As a quick review, it is important to understand that oil is a storage medium for solar energy.  Ancient algae and bacteria captured solar energy via photosynthesis and stored this energy in the chemical bonds of the molecules which made up their bodies.  They then fell to the bottom of the body of water in which they lived, were buried deeply as a result of the movement of tectonic plates, and converted into liquid petroleum over time in the high-pressure, high-temperature environment underground.  When we burn petroleum products like gasoline and diesel, we release the original solar energy previously captured by the algae and bacteria.  At the dawn of the industrial age, this solar energy storage process had been creating our petroleum reserve over a period of approximately 300 million years.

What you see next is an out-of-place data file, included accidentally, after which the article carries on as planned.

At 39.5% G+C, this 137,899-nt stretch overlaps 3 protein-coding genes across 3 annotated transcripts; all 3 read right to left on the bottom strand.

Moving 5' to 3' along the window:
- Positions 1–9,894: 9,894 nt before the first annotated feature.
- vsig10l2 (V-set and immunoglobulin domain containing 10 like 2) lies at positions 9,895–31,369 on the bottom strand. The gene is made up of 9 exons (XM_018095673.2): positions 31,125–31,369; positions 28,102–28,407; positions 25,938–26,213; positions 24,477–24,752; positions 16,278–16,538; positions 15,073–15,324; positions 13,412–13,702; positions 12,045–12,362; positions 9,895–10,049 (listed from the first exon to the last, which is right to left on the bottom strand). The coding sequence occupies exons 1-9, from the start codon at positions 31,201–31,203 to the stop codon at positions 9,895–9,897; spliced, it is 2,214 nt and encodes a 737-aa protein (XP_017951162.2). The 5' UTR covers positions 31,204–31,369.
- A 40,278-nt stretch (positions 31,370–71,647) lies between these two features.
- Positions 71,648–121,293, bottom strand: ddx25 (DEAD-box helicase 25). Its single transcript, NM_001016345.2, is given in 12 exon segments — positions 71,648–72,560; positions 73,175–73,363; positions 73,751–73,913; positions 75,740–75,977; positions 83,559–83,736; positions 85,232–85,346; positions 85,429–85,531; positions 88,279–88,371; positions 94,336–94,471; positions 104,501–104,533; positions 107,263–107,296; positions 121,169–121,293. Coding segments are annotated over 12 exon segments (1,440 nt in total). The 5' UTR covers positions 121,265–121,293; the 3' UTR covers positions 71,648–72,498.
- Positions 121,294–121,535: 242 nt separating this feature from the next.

In a somewhat analogous way to petroleum, Mother Nature was also storing extra water underground.  As rain seeps into the ground, some of it accumulates in porous underground structures.  Humans have been tapping into these reserves for water wells for thousands of years, but until the Industrial Revolution brought improved pumps, we did not exploit underground aquifers in a significant way. 
 
The second half of the 1800’s heralded an impressive array of scientific and technological advances resulting in increased industrial productivity and agricultural output.  Over the next 100 years the effects of these advances were amplified by the availability of the overabundance of oil and water which the earth had been accumulating.  This made humans feels like they were gods and blessed with a future of never-ending growth and progress.   In our associated irrational exuberance, we denuded the earth and grew our numbers to 7 billion.